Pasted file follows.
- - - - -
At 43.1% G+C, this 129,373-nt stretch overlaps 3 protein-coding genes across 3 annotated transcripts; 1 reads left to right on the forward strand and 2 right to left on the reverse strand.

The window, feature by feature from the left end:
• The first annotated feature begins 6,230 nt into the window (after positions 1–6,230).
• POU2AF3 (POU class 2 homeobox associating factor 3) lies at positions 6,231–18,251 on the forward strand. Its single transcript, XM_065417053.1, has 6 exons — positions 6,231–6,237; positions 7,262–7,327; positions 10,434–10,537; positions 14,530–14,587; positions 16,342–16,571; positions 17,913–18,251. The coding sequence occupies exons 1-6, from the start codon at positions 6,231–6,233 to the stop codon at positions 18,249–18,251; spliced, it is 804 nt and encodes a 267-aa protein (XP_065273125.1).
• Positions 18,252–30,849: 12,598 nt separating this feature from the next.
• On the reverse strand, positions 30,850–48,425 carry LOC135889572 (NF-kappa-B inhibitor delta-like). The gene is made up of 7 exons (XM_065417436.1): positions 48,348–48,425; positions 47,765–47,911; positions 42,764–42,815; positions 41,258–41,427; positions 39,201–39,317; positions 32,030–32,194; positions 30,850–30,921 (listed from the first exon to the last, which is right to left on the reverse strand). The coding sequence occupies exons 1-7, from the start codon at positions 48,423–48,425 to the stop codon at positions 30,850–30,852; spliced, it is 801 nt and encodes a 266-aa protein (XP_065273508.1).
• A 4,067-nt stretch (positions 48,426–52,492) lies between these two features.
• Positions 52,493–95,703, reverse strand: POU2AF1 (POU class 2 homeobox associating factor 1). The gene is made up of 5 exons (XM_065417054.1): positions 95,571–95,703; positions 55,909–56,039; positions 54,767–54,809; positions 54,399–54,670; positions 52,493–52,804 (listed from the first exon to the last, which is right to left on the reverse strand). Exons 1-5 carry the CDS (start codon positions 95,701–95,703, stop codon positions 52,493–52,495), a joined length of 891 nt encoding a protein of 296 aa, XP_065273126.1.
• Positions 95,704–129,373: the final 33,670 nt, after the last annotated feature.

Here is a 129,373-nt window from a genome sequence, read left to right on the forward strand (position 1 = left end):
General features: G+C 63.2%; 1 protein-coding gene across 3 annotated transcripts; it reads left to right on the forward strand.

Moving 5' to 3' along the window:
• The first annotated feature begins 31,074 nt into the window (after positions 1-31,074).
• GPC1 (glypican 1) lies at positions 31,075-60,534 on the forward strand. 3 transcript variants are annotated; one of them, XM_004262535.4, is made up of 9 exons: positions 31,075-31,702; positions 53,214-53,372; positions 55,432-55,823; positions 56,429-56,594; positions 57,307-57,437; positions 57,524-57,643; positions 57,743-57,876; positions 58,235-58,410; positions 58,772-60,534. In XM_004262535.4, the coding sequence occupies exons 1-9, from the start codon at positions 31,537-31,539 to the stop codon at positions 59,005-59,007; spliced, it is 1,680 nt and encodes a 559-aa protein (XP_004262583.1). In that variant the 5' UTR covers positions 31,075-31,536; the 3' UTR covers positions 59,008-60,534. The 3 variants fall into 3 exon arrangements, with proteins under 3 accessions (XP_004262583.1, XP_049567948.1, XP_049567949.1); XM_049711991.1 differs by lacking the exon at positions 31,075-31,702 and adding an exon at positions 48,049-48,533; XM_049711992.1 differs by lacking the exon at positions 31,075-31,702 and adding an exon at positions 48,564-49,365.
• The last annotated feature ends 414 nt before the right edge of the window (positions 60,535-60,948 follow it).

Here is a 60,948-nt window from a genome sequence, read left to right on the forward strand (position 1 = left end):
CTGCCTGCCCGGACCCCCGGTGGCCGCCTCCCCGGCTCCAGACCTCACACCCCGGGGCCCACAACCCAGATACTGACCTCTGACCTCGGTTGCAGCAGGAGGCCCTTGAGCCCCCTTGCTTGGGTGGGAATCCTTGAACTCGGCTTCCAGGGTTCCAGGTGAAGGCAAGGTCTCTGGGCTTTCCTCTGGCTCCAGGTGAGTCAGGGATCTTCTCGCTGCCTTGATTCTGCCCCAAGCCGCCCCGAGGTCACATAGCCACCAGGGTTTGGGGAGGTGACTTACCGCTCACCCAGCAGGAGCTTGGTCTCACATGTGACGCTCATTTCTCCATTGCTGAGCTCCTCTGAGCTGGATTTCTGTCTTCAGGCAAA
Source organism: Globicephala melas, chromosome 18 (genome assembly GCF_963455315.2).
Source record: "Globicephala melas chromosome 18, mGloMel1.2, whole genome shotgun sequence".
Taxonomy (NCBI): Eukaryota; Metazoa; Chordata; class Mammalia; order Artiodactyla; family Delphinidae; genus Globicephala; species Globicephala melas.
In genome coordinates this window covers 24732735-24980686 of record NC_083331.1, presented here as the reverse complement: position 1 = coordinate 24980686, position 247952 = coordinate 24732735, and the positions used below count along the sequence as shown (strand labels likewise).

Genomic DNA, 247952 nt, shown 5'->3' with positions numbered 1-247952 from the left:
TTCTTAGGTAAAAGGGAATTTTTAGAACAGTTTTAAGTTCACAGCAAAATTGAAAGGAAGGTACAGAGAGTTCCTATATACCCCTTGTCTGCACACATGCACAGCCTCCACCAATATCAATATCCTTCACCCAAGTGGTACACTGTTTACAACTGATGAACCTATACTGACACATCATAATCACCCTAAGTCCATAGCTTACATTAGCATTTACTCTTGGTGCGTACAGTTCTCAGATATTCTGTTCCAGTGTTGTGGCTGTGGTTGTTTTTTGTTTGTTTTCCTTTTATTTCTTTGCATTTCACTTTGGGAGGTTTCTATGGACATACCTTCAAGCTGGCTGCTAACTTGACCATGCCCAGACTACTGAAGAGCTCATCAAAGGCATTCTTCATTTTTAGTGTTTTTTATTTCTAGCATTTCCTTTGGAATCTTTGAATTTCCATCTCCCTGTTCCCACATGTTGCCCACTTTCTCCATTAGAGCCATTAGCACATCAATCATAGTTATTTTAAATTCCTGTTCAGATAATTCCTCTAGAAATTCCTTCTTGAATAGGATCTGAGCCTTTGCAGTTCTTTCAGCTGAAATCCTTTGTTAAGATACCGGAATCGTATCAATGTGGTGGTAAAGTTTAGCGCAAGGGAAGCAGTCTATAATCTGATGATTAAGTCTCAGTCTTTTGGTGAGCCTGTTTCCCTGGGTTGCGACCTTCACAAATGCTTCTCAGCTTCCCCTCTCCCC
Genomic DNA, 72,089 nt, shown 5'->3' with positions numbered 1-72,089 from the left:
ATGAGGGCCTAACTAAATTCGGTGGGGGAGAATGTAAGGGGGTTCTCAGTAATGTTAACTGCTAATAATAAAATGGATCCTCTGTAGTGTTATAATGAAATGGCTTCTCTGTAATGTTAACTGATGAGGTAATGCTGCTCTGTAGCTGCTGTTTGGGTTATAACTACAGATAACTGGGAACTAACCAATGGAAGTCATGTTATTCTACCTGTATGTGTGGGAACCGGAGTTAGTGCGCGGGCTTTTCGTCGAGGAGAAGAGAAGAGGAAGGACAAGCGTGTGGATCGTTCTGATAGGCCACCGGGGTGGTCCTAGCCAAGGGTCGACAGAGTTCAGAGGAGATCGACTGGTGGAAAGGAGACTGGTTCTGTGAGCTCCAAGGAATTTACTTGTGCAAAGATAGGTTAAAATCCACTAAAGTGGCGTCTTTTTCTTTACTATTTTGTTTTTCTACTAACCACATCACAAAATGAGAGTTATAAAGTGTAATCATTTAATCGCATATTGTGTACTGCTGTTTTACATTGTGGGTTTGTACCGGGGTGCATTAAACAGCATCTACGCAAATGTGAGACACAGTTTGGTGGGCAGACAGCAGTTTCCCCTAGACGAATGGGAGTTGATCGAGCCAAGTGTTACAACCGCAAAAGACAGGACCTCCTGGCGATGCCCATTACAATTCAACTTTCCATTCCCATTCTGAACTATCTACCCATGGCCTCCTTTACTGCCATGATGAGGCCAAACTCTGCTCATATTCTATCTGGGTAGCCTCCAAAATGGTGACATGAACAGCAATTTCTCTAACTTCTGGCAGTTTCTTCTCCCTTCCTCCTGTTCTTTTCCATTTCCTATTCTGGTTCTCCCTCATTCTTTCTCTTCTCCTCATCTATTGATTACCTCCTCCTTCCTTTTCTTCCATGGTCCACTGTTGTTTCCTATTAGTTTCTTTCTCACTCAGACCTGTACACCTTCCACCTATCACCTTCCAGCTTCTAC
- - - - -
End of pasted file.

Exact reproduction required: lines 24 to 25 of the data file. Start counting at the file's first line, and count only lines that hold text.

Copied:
Genomic DNA, 72,089 nt, shown 5'->3' with positions numbered 1-72,089 from the left:
ATGAGGGCCTAACTAAATTCGGTGGGGGAGAATGTAAGGGGGTTCTCAGTAATGTTAACTGCTAATAATAAAATGGATCCTCTGTAGTGTTATAATGAAATGGCTTCTCTGTAATGTTAACTGATGAGGTAATGCTGCTCTGTAGCTGCTGTTTGGGTTATAACTACAGATAACTGGGAACTAACCAATGGAAGTCATGTTATTCTACCTGTATGTGTGGGAACCGGAGTTAGTGCGCGGGCTTTTCGTCGAGGAGAAGAGAAGAGGAAGGACAAGCGTGTGGATCGTTCTGATAGGCCACCGGGGTGGTCCTAGCCAAGGGTCGACAGAGTTCAGAGGAGATCGACTGGTGGAAAGGAGACTGGTTCTGTGAGCTCCAAGGAATTTACTTGTGCAAAGATAGGTTAAAATCCACTAAAGTGGCGTCTTTTTCTTTACTATTTTGTTTTTCTACTAACCACATCACAAAATGAGAGTTATAAAGTGTAATCATTTAATCGCATATTGTGTACTGCTGTTTTACATTGTGGGTTTGTACCGGGGTGCATTAAACAGCATCTACGCAAATGTGAGACACAGTTTGGTGGGCAGACAGCAGTTTCCCCTAGACGAATGGGAGTTGATCGAGCCAAGTGTTACAACCGCAAAAGACAGGACCTCCTGGCGATGCCCATTACAATTCAACTTTCCATTCCCATTCTGAACTATCTACCCATGGCCTCCTTTACTGCCATGATGAGGCCAAACTCTGCTCATATTCTATCTGGGTAGCCTCCAAAATGGTGACATGAACAGCAATTTCTCTAACTTCTGGCAGTTTCTTCTCCCTTCCTCCTGTTCTTTTCCATTTCCTATTCTGGTTCTCCCTCATTCTTTCTCTTCTCCTCATCTATTGATTACCTCCTCCTTCCTTTTCTTCCATGGTCCACTGTTGTTTCCTATTAGTTTCTTTCTCACTCAGACCTGTACACCTTCCACCTATCACCTTCCAGCTTCTAC